Oct. 6, 2008
Revisions to Solid Waste Law Will Stabilize Fees and Help with Recycling Efforts
Proposed changes to Oswego County's Recycling and Solid Waste Law will ease the burden on the property owners and help increase the amount of materials that are recycled in Oswego County, Legislator Fred Beardsley, District 9, Central Square, chairman of the Legislature's Infrastructure and Facilities Committee, said today.
Legislator Beardsley said the revised law, if approved by the Legislature, will bring both cost-savings and environmental benefits to Oswego County residents.
The proposal will be considered by the County Legislature at its Oct. 9 meeting. It implements a "flow control" requirement that directs all solid waste generated within Oswego County to be disposed of at county facilities. It also re-affirms the requirement that recyclable materials be separated from the waste stream and that residential recyclables be taken to a county solid waste facility.
"Oswego County has invested $60 million over the past 25 years in an environmentally responsible solid waste system that meets the needs of our residents and businesses," said Legislator Beardsley. "Flow control will protect the taxpayer's investment, and make sure that the solid waste system is paid for by solid waste fees, not the property taxpayers.
Legislator Beardsley said one of the recommendations of an in-depth 2006 study of the county's solid waste system was that it becomes self-supporting.
"In order to accomplish this, the waste generated in Oswego County should stay in the system, so that tipping fees contribute to the system's operating costs," he said. "All users, including solid waste haulers, should pay based on the amount they dispose of. For many years, the system has relied on property taxpayers, regardless of how much they use the system. We need to ease the burden on the property taxpayer. With flow control, solid waste haulers will pay the same rate and play by the same rules."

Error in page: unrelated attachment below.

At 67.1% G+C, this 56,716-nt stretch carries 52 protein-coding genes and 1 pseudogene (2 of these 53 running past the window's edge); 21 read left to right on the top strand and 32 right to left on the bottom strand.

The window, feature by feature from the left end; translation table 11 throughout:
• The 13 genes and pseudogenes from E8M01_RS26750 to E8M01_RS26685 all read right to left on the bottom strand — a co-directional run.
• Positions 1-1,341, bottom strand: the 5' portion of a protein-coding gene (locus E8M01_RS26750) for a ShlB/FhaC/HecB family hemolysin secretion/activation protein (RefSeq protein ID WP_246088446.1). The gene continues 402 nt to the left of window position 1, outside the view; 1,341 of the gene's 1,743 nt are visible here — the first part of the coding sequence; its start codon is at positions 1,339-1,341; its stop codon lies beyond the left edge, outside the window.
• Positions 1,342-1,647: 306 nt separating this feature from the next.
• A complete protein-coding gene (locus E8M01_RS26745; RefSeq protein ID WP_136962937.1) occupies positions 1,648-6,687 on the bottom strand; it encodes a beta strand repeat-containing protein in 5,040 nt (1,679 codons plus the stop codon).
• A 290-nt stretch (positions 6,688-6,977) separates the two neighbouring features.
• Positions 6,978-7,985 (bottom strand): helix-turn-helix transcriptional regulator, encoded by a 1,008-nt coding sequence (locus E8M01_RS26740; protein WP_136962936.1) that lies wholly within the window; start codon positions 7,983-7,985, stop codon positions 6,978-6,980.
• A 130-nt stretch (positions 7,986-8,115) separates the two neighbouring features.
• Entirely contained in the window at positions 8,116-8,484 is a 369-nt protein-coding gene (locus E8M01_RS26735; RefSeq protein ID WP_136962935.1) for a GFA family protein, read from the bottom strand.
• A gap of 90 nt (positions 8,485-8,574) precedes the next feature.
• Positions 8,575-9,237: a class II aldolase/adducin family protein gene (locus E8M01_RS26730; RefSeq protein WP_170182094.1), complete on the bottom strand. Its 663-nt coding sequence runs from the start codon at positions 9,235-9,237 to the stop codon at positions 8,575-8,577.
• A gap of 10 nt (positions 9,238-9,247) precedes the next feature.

The county has committed to holding solid waste disposal fees at the current levels in 2009. Flow control has proven to be effective in stabilizing rates in other areas.
"When all the waste generated in Oswego County is brought to county solid waste facilities, it will stabilize rates in the long-term," said Frank Visser, Director of Solid Waste for Oswego County. "Many nearby counties, including Onondaga, Oneida, Madison and Herkimer, have actually lowered their disposal rates after adopting flow control legislation."
The revised law also addresses a decline in the amount of materials being recycled in Oswego County.
Visser noted that the amount of recyclable materials collected by Oswego County has declined dramatically in the past six years. The revised law will require all solid waste haulers to bring recyclable materials, collected from residents, to county solid waste facilities.
"Recycling has always been an important component of our county's solid waste program. This will encourage greater participation among residents and haulers, and will benefit our environment for years to come," said Legislator Beardsley.
In addition to Legislator Beardsley, the Legislature's Infrastructure and Facilities Committee includes vice chairman Clayton Brewer, District 24, Fulton; Barbara Brown, District 8, Palermo; Milferd Potter, District 2, Orwell; Phillip Vasho, District 22, Fulton; Linda Lockwood, District 11, Volney; and Shawn Doyle, District 3, Pulaski.
The Legislature will hold a public hearing on the proposed changes at 2 p.m. Thursday, Oct. 9, in the Legislative Chambers of the County Office Building, 46 E. Bridge St., Oswego. Copies of the proposed law are available in the Clerk of the Legislature's Office, 46 E. Bridge St., Oswego, and online at http://oswegocounty.com/legislature/meetings/agenda.html
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